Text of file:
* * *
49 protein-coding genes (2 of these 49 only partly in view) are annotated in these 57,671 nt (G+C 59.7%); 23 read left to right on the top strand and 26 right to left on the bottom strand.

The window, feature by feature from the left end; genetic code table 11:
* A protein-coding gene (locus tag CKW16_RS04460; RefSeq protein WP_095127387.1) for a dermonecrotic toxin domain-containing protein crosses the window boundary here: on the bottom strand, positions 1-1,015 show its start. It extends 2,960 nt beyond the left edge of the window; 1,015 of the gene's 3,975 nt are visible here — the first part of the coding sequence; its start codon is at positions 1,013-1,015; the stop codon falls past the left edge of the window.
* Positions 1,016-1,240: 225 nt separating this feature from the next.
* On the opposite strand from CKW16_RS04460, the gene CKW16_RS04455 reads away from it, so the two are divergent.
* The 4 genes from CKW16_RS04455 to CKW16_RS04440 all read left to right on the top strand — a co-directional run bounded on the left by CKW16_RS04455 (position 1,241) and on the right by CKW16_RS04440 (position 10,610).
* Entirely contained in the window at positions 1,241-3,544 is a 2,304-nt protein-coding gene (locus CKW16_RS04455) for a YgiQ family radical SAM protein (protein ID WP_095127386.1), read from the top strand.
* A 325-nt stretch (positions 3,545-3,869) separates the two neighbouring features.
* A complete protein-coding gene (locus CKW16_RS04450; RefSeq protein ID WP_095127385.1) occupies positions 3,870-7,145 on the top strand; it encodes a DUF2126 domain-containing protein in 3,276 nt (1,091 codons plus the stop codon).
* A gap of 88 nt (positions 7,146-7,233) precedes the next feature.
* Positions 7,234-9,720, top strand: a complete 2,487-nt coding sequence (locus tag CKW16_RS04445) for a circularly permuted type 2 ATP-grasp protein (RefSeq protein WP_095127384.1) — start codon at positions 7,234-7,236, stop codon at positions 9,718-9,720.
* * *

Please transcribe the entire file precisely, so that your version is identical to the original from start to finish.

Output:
49 protein-coding genes (2 of these 49 only partly in view) are annotated in these 57,671 nt (G+C 59.7%); 23 read left to right on the top strand and 26 right to left on the bottom strand.

The window, feature by feature from the left end; genetic code table 11:
* A protein-coding gene (locus tag CKW16_RS04460; RefSeq protein WP_095127387.1) for a dermonecrotic toxin domain-containing protein crosses the window boundary here: on the bottom strand, positions 1-1,015 show its start. It extends 2,960 nt beyond the left edge of the window; 1,015 of the gene's 3,975 nt are visible here — the first part of the coding sequence; its start codon is at positions 1,013-1,015; the stop codon falls past the left edge of the window.
* Positions 1,016-1,240: 225 nt separating this feature from the next.
* On the opposite strand from CKW16_RS04460, the gene CKW16_RS04455 reads away from it, so the two are divergent.
* The 4 genes from CKW16_RS04455 to CKW16_RS04440 all read left to right on the top strand — a co-directional run bounded on the left by CKW16_RS04455 (position 1,241) and on the right by CKW16_RS04440 (position 10,610).
* Entirely contained in the window at positions 1,241-3,544 is a 2,304-nt protein-coding gene (locus CKW16_RS04455) for a YgiQ family radical SAM protein (protein ID WP_095127386.1), read from the top strand.
* A 325-nt stretch (positions 3,545-3,869) separates the two neighbouring features.
* A complete protein-coding gene (locus CKW16_RS04450; RefSeq protein ID WP_095127385.1) occupies positions 3,870-7,145 on the top strand; it encodes a DUF2126 domain-containing protein in 3,276 nt (1,091 codons plus the stop codon).
* A gap of 88 nt (positions 7,146-7,233) precedes the next feature.
* Positions 7,234-9,720, top strand: a complete 2,487-nt coding sequence (locus tag CKW16_RS04445) for a circularly permuted type 2 ATP-grasp protein (RefSeq protein WP_095127384.1) — start codon at positions 7,234-7,236, stop codon at positions 9,718-9,720.